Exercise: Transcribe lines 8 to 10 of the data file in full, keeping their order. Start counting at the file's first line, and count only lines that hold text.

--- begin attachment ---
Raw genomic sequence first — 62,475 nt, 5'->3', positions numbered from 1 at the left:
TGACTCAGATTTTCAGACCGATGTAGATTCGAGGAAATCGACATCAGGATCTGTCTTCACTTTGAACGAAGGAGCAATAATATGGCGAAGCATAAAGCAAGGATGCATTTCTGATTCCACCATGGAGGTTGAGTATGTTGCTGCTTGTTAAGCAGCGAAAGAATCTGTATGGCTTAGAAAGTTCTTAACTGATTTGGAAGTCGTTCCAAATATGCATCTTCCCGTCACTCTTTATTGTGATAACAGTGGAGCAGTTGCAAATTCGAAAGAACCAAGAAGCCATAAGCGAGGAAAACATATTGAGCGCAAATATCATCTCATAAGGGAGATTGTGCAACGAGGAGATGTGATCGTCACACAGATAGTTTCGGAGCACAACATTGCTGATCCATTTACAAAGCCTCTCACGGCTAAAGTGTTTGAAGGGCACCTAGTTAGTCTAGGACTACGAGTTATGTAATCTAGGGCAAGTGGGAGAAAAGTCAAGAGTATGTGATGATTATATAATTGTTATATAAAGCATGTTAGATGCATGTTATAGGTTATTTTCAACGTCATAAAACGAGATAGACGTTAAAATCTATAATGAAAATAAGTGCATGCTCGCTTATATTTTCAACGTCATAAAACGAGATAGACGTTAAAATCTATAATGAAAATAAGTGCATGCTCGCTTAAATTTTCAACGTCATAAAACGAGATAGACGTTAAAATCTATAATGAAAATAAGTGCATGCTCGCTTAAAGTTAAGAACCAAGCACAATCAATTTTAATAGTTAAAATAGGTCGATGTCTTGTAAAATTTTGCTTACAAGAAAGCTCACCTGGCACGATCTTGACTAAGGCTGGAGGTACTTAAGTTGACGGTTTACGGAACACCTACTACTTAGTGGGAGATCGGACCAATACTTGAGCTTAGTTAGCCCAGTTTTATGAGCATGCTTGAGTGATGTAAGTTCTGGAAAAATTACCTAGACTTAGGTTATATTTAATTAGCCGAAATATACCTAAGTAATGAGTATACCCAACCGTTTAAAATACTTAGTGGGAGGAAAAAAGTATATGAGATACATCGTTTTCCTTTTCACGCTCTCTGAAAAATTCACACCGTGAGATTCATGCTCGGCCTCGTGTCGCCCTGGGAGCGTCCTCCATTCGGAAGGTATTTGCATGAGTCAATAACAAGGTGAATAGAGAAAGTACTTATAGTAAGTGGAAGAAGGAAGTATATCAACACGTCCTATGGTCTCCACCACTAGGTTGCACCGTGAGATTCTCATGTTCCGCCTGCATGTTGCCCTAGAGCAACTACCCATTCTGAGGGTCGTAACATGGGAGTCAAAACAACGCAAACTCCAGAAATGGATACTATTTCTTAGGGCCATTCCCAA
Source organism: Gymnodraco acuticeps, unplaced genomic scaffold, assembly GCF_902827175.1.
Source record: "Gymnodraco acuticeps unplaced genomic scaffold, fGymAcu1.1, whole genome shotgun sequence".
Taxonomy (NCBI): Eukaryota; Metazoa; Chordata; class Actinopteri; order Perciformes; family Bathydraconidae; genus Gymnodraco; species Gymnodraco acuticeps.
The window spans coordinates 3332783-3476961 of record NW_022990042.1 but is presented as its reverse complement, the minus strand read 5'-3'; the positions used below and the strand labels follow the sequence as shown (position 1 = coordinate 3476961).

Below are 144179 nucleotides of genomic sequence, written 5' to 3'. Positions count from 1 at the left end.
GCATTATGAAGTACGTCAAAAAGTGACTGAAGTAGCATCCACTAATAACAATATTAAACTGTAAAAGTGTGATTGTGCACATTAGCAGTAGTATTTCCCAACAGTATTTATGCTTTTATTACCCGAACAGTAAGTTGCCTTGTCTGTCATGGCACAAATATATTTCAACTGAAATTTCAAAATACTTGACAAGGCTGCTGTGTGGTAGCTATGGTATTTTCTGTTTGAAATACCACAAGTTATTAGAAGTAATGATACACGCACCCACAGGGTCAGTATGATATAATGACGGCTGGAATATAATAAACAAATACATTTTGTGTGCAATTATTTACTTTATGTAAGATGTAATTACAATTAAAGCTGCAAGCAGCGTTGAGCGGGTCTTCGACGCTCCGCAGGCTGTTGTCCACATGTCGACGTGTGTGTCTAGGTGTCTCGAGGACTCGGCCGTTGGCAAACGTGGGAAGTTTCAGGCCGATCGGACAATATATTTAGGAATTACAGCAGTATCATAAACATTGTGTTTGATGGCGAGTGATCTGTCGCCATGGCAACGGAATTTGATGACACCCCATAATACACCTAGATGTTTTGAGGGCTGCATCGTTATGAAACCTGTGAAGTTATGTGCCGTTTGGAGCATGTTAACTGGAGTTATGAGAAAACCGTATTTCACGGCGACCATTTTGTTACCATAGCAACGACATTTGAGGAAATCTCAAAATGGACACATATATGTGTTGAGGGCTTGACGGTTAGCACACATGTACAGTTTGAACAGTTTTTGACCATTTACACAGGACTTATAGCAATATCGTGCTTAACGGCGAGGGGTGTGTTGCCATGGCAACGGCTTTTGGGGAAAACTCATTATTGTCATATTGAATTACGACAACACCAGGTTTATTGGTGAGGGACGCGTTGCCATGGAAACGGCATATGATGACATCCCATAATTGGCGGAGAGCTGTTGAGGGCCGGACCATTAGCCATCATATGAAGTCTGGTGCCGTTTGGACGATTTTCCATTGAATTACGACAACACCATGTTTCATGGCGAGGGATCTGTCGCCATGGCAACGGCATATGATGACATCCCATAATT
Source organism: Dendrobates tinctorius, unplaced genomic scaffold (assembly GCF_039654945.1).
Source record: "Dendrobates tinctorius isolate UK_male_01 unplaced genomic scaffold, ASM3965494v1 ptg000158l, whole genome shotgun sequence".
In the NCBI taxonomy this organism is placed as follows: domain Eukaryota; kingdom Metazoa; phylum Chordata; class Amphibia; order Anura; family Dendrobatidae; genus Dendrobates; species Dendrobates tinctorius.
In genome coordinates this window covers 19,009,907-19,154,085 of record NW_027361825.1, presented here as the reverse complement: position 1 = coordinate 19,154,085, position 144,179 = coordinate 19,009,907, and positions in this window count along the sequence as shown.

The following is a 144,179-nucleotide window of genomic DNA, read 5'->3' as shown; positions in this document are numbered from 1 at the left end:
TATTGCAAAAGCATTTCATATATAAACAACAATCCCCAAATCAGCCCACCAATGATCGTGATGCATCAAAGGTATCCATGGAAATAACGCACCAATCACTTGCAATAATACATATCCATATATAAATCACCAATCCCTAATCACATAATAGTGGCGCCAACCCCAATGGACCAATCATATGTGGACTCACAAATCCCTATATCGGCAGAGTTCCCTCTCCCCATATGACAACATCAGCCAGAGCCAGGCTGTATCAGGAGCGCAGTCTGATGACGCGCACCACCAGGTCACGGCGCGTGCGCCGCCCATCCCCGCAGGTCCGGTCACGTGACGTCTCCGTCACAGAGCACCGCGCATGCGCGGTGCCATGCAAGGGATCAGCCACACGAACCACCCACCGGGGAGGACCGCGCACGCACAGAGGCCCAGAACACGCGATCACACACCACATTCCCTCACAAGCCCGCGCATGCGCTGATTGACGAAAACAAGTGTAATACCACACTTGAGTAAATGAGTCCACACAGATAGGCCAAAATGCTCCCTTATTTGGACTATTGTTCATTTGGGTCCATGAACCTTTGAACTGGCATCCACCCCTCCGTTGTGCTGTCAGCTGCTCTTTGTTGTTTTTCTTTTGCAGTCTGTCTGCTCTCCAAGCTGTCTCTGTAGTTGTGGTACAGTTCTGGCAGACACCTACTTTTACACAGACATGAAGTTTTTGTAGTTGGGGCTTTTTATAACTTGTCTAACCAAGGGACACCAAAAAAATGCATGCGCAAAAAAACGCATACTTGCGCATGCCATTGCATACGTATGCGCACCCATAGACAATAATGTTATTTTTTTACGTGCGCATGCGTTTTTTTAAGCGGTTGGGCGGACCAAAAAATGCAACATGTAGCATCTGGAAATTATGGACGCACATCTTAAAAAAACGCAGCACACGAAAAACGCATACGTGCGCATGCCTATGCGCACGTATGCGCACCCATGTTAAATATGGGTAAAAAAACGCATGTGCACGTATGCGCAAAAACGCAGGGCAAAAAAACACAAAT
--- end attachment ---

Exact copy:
GCATTATGAAGTACGTCAAAAAGTGACTGAAGTAGCATCCACTAATAACAATATTAAACTGTAAAAGTGTGATTGTGCACATTAGCAGTAGTATTTCCCAACAGTATTTATGCTTTTATTACCCGAACAGTAAGTTGCCTTGTCTGTCATGGCACAAATATATTTCAACTGAAATTTCAAAATACTTGACAAGGCTGCTGTGTGGTAGCTATGGTATTTTCTGTTTGAAATACCACAAGTTATTAGAAGTAATGATACACGCACCCACAGGGTCAGTATGATATAATGACGGCTGGAATATAATAAACAAATACATTTTGTGTGCAATTATTTACTTTATGTAAGATGTAATTACAATTAAAGCTGCAAGCAGCGTTGAGCGGGTCTTCGACGCTCCGCAGGCTGTTGTCCACATGTCGACGTGTGTGTCTAGGTGTCTCGAGGACTCGGCCGTTGGCAAACGTGGGAAGTTTCAGGCCGATCGGACAATATATTTAGGAATTACAGCAGTATCATAAACATTGTGTTTGATGGCGAGTGATCTGTCGCCATGGCAACGGAATTTGATGACACCCCATAATACACCTAGATGTTTTGAGGGCTGCATCGTTATGAAACCTGTGAAGTTATGTGCCGTTTGGAGCATGTTAACTGGAGTTATGAGAAAACCGTATTTCACGGCGACCATTTTGTTACCATAGCAACGACATTTGAGGAAATCTCAAAATGGACACATATATGTGTTGAGGGCTTGACGGTTAGCACACATGTACAGTTTGAACAGTTTTTGACCATTTACACAGGACTTATAGCAATATCGTGCTTAACGGCGAGGGGTGTGTTGCCATGGCAACGGCTTTTGGGGAAAACTCATTATTGTCATATTGAATTACGACAACACCAGGTTTATTGGTGAGGGACGCGTTGCCATGGAAACGGCATATGATGACATCCCATAATTGGCGGAGAGCTGTTGAGGGCCGGACCATTAGCCATCATATGAAGTCTGGTGCCGTTTGGACGATTTTCCATTGAATTACGACAACACCATGTTTCATGGCGAGGGATCTGTCGCCATGGCAACGGCATATGATGACATCCCATAATT
Source organism: Dendrobates tinctorius, unplaced genomic scaffold (assembly GCF_039654945.1).
Source record: "Dendrobates tinctorius isolate UK_male_01 unplaced genomic scaffold, ASM3965494v1 ptg000158l, whole genome shotgun sequence".